Dave Watts (drums)
Joey Porter (keys)
Garrett Sayers (bass)
Ryan Jalbert (guitar)
Lyle Divinsky (vocals)
Drew Sayers (sax)
Parris Fleming (trumpet)
Throughout history, unity starts on the dancefloor. From ancient tribal cultures to neon night
clubs, beats bring bodies together. Once grinding and grooving in unison, the movement
generates friction, sparks, and light. That might just be the purest form of energy on the planet.
The Motet harness such energy on their ninth full-length, Death or Devotion. In fact, the Denver
septet—Dave Watts [drums], Joey Porter [keys], Garrett Sayers [bass], Ryan Jalbert [guitar], Lyle
Divinsky [vocals], Drew Sayers [sax], and Parris Fleming [trumpet]—encode a message in their
energetic mélange of boisterous badass funk, swaggering soul, and thought-provoking pop.
In the process, they challenge convention and arrive with a dynamic, diverse, and definitive
“The essence is always going to be the groove, but we wanted to expand the idea of what a
funk album could be,” says Lyle. “Of course, you want a driving backbeat. However, with the
division that’s going on in this country and the world, I think it’s every artist’s responsibility to
create a conversation. That conversation doesn’t have to be political either. It can be about love
or an introspective journey. I think the commentary should be on what it’s like to be alive
today. By drawing on funk, we create a fun, palatable musical vehicle for the message to go
down. Our goal is for you to recognize we’re all dancing on the same dance floor—even though
our steps may look a little different.”
Death or Devotion earmarks an important point in the band’s own journey. Since emerging in
1998, the boys have cooked up eight full-length albums and entranced countless crowds. 2016’s
Totem saw them welcome Lyle behind the mic and Drew on sax. Shortly after, they kicked off
what has become an annual tradition by selling out the legendary Red Rocks Amphitheater for
the first time. “It was my six-month anniversary and first show for a hometown crowd,” recalls
Lyle. “I’ve got 10,000 people looking at me like, ‘Who the hell is that?’,” he laughs.
That night would be chronicled on the fan favorite Live at Red Rocks. In the meantime, the
group maintained a prolific pace of 100 shows per year in support of Totem. Along the way, The Motet started recording Death or Devotion during intermittent sessions at Scanhope Sound in
For the first time, Lyle, Drew, and Parris (who joined in 2018) worked on a Motet record
together from start-to-finish. “On Totem, the train was already moving, and I was just a train hopper,” says Lyle.
“Drew, Parris, and I came onboard within the same year. Now, we’re all bringing our pieces to
the puzzle. For me, I brought that R&B style. Funk is the common ground, but the music is a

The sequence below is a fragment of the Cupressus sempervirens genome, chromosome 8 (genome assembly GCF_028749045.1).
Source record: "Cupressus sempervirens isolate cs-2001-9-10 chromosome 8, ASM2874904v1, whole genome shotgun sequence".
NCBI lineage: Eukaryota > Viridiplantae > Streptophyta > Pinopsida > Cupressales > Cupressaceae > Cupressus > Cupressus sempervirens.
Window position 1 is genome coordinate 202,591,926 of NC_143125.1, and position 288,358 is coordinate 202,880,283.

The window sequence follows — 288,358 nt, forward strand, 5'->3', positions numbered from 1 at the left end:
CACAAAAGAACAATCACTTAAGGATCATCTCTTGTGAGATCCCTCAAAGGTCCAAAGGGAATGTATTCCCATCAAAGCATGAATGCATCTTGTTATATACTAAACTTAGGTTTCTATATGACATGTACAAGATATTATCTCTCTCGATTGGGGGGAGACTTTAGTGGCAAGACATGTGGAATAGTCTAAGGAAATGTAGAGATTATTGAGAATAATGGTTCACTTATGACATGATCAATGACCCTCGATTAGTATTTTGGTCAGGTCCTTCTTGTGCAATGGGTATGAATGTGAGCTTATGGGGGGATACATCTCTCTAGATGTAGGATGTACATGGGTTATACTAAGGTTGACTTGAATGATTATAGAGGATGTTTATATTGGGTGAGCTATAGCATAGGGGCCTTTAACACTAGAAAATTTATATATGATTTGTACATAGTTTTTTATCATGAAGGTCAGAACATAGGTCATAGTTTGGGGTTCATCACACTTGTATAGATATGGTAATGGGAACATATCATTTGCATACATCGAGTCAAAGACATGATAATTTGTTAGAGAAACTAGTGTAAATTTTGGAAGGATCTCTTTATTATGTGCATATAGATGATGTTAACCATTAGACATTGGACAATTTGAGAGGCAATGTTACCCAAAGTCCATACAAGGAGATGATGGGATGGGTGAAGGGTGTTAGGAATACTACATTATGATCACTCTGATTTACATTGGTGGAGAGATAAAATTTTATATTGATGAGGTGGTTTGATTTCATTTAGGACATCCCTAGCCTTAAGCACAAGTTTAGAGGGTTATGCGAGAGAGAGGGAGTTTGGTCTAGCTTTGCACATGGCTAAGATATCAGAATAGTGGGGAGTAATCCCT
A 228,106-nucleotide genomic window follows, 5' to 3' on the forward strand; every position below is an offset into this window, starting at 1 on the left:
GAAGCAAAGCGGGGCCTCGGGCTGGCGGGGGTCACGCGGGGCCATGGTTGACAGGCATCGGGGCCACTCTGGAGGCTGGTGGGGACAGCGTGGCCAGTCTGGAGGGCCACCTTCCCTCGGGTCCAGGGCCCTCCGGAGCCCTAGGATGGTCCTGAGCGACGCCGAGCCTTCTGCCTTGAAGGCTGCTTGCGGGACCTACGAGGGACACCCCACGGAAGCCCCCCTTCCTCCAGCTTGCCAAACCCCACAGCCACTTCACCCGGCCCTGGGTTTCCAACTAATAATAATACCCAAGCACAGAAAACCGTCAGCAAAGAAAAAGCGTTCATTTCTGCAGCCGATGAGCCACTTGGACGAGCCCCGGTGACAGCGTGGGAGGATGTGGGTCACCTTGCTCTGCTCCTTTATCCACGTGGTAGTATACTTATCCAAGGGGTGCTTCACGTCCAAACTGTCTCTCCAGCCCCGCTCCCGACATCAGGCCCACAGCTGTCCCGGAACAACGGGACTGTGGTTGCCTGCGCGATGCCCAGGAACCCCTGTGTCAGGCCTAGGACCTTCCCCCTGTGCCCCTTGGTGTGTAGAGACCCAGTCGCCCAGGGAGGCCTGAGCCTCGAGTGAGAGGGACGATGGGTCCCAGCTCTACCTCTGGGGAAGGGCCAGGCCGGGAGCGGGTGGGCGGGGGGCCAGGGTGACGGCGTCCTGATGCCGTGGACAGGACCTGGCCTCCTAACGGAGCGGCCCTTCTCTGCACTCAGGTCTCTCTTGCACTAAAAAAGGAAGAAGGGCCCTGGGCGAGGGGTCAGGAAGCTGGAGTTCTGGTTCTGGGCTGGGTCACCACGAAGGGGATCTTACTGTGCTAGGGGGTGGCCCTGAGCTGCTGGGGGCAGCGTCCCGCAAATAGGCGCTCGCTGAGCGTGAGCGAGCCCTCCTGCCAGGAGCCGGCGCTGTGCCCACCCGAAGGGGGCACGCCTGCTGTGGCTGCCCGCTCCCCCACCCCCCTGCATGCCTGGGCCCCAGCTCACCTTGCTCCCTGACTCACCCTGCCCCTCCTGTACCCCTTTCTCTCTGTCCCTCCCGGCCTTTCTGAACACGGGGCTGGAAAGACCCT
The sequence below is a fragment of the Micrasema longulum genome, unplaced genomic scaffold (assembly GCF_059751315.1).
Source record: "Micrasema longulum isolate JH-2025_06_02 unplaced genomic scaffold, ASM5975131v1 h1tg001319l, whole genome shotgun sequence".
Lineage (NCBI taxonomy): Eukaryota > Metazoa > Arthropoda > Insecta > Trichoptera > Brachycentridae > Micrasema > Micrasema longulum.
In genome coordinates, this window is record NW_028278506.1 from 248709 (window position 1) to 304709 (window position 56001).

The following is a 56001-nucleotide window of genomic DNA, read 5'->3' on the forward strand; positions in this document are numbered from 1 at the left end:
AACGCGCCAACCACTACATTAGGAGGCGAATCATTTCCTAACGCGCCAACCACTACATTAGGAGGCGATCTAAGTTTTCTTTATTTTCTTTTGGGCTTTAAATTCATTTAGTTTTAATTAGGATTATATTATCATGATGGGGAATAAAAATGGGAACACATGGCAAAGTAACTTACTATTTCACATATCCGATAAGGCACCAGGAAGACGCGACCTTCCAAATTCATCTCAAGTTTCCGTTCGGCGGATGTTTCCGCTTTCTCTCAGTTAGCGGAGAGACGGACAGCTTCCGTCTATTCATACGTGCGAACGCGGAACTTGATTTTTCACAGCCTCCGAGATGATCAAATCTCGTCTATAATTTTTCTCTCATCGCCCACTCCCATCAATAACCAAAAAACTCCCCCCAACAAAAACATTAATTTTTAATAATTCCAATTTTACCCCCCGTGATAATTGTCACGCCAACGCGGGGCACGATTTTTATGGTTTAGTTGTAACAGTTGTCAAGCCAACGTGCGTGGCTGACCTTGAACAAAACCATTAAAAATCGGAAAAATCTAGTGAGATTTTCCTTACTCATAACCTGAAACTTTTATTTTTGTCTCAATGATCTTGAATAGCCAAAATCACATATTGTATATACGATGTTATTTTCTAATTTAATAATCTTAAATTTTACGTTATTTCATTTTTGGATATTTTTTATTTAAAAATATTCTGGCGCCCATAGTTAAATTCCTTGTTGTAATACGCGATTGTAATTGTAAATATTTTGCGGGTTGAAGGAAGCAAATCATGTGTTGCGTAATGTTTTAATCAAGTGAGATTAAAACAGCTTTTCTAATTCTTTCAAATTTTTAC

result of different inspirations: namely Drew’s hip-hop and reggae knowledge, Ryan’s
psychedelic jamming, Dave with the worldbeat, Joey with his encyclopedic understanding of
punk, and Garrett being the best bass player to exist. We found a really cool balance between
the funkiness and songs that challenge your emotional headspace more than typical pop.”
The first single “That Dream” showcases the myriad of musical flavors from all seven members.
Clean palm-muted guitars bristle against a swaggering beat as the horns enliven each verse,
while a vocal call-and-response relays a head-spinning tale.
“I took a nap, and I had the craziest dream I’ve ever had,” he recalls. “In the dream, I’m
heartbroken from a nonexistent relationship, so I go out to a bar. I get seduced by this beautiful
woman who serves me a glass of wine with poison. I wake up handcuffed and she’s stealing
from me and torturing me. It was so dark, but I woke up and thought, ‘That would be a crazy
subject to write a party song about!’”
Elsewhere, “Highly Compatible” hinges on an unshakable riff and raucous refrain upheld by
sizzling sax. “It’s like that beautiful moment of falling in love where you recognize something as
supremely real-life magic,” Lyle goes. “Harry Potter couldn’t conjure a better spell. It’s the
magnetic nature of the chemistry. We captured that chemical recognition.”
From the infectious hooks of “Contagious” to the instrumental fireworks on “Speed of Light,”
The Motet ultimately propose an important question at the heart of Death Or Devotion.
“What are you going to bring to yourself and the world?”, Lyle leaves off. “Are you going to
bring death, or are you going to bring devotion? The choice is yours. When you listen to this
record, I’d love for you to walk away feeling a little bit more connected, whether it be to
yourself, to your friends, or to your community. Being able to drop all of the vision for a minute,
be present, smile, and dance reminds us we’re all going through this together.”